Impulsive Purchases and Financial Decisions You Need to Avoid

Ricky Publico

Ricky Publico

Last updated November 15, 2022

Everyone's personal finance journey is different. The path isn't always clear-cut, so even the best of us find it difficult to make wise financial decisions sometimes—especially now that inflation is at an all-time high and impulsive purchases are always within reach due to the convenience and accessibility of online shopping.

That said, it’s okay to stumble and fall when it comes to your finances, as long as you know the importance of bouncing back. Take note of these impulsive decisions and buying behaviors to avoid.

7 Impulsive Financial Decisions You Need to Avoid

Splurging on Impulsive Purchases

impulsive purchases - splurging on impulsive purchases

As inflation ushers in a period of uncertainty for Filipinos, it’s normal to feel bleak about the future. It becomes wrong only when you use it to justify impulsive buying behavior.

Obviously, this isn’t the time to use your hard-earned savings to splurge on impulsive purchases such as daily fast food deliveries. Instead, roll up your sleeves and cook your own food instead, so you can also save on groceries

But remember, these uncertain times aren’t a life sentence. You still have a future to look forward to.

Overspending with Your Credit Card

Speaking of impulsive spending, have you ever felt intoxicated by how easy it is to splurge using a credit card? With a cash advance, for instance, you can withdraw money using your credit card. But that money isn't actually yours—you just borrowed it.

Remember to always think twice before using your card. It's not a cash card, so you should be able to afford each swipe. If you can't pay for your impulsive purchases in full, then don't use your card at all. 

Master the art of delayed gratification, so you can curb your impulsive decision-making. If you’re itching to go on an impulsive shopping spree, why not focus on what you already have and enjoy the now? You won't just save yourself a bunch of money, you'll also gain an appreciation for the things you have.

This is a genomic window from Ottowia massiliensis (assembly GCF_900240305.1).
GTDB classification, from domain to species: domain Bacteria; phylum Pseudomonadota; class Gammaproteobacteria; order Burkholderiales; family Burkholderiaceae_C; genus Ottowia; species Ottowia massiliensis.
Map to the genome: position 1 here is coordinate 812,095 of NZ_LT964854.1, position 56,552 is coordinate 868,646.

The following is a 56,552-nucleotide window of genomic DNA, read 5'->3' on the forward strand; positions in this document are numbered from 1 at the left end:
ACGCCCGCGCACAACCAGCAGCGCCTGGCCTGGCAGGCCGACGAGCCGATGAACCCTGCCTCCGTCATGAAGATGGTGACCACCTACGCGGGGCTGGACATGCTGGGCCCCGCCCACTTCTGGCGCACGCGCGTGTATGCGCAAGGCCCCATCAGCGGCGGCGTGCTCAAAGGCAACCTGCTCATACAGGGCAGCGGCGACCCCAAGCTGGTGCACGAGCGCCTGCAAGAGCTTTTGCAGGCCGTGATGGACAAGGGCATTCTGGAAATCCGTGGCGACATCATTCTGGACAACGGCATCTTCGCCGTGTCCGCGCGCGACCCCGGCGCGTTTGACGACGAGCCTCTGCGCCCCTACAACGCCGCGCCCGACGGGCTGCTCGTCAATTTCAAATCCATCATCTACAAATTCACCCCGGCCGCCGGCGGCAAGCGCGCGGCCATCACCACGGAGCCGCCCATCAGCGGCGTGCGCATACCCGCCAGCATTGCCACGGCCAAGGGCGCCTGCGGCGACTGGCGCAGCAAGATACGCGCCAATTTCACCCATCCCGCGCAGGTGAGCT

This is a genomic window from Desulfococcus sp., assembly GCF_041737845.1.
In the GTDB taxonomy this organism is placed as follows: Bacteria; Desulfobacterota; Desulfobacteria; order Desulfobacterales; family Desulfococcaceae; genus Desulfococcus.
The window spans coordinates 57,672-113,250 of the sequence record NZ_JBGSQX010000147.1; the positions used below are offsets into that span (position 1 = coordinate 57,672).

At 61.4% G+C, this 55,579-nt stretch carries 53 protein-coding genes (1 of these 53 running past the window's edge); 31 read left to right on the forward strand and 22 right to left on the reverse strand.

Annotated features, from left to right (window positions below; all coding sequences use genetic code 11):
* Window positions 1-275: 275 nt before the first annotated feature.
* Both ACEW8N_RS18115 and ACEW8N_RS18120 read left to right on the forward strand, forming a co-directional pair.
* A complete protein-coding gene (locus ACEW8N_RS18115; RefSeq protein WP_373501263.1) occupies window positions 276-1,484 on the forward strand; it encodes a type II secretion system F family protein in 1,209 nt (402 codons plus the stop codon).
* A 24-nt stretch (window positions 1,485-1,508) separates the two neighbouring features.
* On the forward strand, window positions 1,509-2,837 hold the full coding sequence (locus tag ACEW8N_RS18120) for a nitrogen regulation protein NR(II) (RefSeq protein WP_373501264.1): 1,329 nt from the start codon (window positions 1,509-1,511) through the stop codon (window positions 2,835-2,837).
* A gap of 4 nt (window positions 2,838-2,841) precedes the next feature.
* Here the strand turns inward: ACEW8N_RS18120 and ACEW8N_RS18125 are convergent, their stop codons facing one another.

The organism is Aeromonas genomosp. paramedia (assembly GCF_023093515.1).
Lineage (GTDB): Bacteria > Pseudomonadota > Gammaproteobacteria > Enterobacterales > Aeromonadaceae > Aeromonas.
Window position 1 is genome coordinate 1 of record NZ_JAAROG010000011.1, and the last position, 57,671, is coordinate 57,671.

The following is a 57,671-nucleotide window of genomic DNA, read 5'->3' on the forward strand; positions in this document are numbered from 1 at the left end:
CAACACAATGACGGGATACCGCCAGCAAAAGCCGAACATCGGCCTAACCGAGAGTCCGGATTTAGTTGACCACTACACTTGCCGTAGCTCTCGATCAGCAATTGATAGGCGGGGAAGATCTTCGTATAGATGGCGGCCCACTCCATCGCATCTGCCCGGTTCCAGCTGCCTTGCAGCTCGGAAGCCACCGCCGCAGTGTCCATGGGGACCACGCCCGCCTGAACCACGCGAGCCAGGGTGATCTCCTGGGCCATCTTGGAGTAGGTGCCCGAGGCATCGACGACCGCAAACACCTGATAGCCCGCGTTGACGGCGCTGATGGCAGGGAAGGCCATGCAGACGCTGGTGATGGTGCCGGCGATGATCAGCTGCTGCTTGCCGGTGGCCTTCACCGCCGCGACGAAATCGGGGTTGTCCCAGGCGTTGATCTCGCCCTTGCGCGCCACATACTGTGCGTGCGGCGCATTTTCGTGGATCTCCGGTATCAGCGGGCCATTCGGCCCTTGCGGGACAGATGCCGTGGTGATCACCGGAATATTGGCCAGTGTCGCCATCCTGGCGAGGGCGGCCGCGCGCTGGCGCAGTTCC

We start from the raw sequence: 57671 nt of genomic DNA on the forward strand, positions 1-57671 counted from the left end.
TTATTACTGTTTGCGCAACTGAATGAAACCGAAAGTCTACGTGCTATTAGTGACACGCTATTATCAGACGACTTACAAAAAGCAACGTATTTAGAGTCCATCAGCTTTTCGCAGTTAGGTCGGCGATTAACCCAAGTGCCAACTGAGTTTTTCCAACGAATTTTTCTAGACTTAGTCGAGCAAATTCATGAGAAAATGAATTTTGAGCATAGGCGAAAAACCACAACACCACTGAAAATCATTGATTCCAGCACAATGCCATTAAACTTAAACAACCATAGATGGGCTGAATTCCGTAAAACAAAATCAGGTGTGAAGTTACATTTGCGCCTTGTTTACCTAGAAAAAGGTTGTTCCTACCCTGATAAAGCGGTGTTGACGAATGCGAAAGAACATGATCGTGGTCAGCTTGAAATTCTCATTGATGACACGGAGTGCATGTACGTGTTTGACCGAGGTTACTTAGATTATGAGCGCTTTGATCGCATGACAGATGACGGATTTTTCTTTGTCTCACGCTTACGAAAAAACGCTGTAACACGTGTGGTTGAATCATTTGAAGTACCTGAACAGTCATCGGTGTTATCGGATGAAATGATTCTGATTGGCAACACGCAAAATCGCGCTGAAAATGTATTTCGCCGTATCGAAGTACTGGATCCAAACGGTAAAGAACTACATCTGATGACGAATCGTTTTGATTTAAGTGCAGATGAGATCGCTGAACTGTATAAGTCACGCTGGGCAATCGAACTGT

Compare credit cards with Moneymax

Resigning Without a Stable Income

The Philippine economy might have grown considerably,[1] but with inflation currently at its peak, you need to map out your financial backup plan before you leave your job.

Whatever your reason for quitting, remember to save up at least six months' worth of your salary before you hand in your resignation letter, especially if you don't have a new job lined up.

Of course, this is just a general rule—you still have to factor in your lifestyle expenses and debts, if any. Then adjust the amount accordingly. 

Starting a Business Without Enough Resources

impulsive purchases - starting a business without resources

They say starting a business is a leap of faith, but don’t let that adage hold true when it comes to your finances. Sure, launching your own business might be your lifelong dream, but that’s not reason enough to bet every single cent you have on such a risky venture.

In the meantime, stick to your current day job and stay patient when it comes to earning capital. You'll need a fallback just in case your business fails to gain profits.

Forgetting to Compare the Best Loan Deals

If you do end up needing a bit of extra cash, your first instinct might be to go with the first loan offer you see. However, you'll end up missing the fine print, which entails fees, penalties, and terms and conditions. This impulsive decision will most likely end up backfiring on you. 

Fortunately, since everything’s online now, scouring for the best financial services and comparing prices and alternatives just got a lot easier. Through platforms such as Moneymax, you can compare financial products like personal loans online.

Withdrawing All Your Investments and Savings

Inflation or not, you can't just hit pause on your investments or savings. After spending years growing them, don’t waste your efforts because you feel like you should be putting the money to use for day-to-day expenses, or worse, you want to use it on impulsive purchases.

Sure, you might need to spend those funds for emergencies. But as long as they’re not happening, continue building your savings and exploring other investment options. It’s not over until the financial world says it’s over.

Panicking About the Future

impulsive purchases - panicking about the future

Most impulsive purchases we make stem from the panic we feel about the future. With the peso at its weakest,[2] it’s understandable, but that doesn’t mean you have nothing else to look forward to.

Focus your financial efforts on the good things and treat this as a minor setback for your future. Stick to your budget as much as you can, learn how to stop impulse buying, and don’t panic.

Lastly, take care of yourself. There are still ways to indulge yourself without going beyond your budget, after all.

Final Thoughts

If you've already made a few of these—admittedly, most of us are guilty of a couple of impulsive purchases—and you’re already feeling the effects, don’t just give up. You can always pick yourself up and do better next time. Take the lessons you learned from your impulse purchases and take them to heart to avoid a financial disaster. 

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Ricky is the zaniest Product Marketing Manager at Moneymax, with over six years of writing experience in the digital marketing industry. He had written for SEO, cybersecurity, and other related industries prior to joining Moneymax. He also specializes in content writing, copywriting, and email marketing. He is a huge fan of pro-wrestling, One Piece, and smartphones in general. Follow Ricky on LinkedIn.


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